I ran into a nasty gotcha today. For the past few years we’ve recommended, sold, installed and configured Juniper SRX firewalls. They’re extremely flexible and can be made to do just about anything but they have one major drawback: the web console sucks! It’s slow, clunky, unintuitive, constantly crashes and is obviously a bolt-on to the command line interface.
Anyway, we decided to start implementing some of the WatchGuard “T” series firewalls because they have a very slick web console that is almost the complete opposite of the SRX: fast, smooth, intuitive, and stable. The command line interface on the WatchGuards is pretty weak but that’s a topic for another post.
So back to my gotcha. I needed to provide external access to a phone system listening on TCP ports 8000-8002. I configured the SNAT and the firewall policy but when testing from an external location I could only telnet into port 8001. Huh?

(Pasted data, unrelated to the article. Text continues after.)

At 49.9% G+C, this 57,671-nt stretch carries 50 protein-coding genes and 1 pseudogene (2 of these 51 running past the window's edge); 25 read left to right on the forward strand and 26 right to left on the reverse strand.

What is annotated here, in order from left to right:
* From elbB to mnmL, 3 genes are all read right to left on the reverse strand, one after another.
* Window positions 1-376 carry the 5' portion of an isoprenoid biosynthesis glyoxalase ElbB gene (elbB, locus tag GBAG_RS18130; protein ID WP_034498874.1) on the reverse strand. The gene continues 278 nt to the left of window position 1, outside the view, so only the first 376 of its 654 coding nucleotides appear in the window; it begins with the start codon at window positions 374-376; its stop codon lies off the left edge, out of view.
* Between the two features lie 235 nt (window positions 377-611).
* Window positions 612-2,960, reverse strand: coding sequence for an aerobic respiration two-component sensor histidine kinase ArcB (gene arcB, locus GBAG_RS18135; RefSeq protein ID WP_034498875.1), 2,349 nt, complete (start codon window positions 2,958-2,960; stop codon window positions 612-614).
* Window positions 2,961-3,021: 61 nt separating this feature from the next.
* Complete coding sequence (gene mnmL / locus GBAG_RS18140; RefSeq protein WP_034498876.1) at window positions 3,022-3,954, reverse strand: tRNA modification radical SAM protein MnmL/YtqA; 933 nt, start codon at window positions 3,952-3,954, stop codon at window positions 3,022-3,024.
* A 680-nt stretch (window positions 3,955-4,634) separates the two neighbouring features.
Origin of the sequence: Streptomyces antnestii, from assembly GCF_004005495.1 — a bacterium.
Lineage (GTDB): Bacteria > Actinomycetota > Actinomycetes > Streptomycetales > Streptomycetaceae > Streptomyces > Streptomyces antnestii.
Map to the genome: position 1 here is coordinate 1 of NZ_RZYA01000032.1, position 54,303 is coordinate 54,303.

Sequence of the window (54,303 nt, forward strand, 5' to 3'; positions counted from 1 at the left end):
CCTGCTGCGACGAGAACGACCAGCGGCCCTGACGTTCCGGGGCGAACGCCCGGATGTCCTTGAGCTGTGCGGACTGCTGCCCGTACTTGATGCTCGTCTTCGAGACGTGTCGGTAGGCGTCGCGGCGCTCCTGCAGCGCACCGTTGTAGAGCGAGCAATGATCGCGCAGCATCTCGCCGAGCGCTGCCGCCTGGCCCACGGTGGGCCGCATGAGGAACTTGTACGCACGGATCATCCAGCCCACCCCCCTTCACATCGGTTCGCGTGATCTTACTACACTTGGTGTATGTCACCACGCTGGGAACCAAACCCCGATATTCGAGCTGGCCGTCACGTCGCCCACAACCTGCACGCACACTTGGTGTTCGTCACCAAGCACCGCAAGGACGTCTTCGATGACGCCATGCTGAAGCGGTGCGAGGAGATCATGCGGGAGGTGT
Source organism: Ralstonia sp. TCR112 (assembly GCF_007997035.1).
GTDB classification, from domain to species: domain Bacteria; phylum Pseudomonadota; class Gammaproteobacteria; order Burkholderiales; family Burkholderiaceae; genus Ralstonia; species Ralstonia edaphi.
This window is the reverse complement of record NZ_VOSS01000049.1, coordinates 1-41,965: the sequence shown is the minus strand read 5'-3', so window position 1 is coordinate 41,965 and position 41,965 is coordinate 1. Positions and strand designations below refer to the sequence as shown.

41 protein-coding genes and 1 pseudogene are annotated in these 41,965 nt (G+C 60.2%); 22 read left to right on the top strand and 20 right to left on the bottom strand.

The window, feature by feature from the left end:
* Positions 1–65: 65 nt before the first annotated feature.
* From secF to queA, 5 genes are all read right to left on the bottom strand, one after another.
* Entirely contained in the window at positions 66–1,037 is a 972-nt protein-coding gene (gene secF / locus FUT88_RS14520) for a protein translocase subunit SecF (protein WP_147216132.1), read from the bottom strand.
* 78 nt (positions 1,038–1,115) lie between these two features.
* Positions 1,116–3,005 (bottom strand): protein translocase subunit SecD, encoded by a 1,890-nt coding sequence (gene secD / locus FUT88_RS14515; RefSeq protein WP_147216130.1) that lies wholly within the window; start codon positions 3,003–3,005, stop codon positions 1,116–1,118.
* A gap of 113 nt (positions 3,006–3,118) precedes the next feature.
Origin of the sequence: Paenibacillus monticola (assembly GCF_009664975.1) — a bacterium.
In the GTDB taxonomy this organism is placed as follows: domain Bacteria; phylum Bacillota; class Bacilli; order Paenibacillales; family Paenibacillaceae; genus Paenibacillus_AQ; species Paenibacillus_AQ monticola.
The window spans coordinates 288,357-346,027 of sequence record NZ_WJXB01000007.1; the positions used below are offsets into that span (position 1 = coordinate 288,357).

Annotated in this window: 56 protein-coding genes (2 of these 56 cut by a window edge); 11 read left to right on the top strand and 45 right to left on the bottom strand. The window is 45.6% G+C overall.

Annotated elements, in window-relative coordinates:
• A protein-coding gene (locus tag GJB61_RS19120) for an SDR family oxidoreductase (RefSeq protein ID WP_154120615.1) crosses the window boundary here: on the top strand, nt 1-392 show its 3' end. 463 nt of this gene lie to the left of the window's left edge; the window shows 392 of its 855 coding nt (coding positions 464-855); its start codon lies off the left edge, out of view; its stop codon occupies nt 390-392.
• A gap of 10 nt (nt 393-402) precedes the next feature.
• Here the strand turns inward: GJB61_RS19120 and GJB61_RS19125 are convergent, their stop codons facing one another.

Well, the first troubleshooting task is obvious: telnet to all three ports from a device inside the firewall. I did this and got a response from ports 8000 and 8001 but not 8002 so that explains why I couldn’t connect to 8002 from the outside. But what about port 8000?
I configured the firewall policy to send the traffic over to a Windows server instead of the phone system, fired up my beloved Wireshark and tested telnetting into the three ports from the outside. Sure enough, ports 8001 and 8002 made it to the server but port 8000 did not. I changed the port range from 7900-8010, re-tested and all ports but 8000 made it through. Oy vey! Fortunately, a quick Google search on “watchGuard tcp 8000” revealed that by default WatchGuard blocks a number of ports that it deems particularly unsafe and sure enough, TCP 8000 is one of them. Once I removed that entry from the “blocked ports” list everything worked perfectly. I hate when software tries to save you from yourself for exactly this reason but at least now I know and won’t get stung by this one again.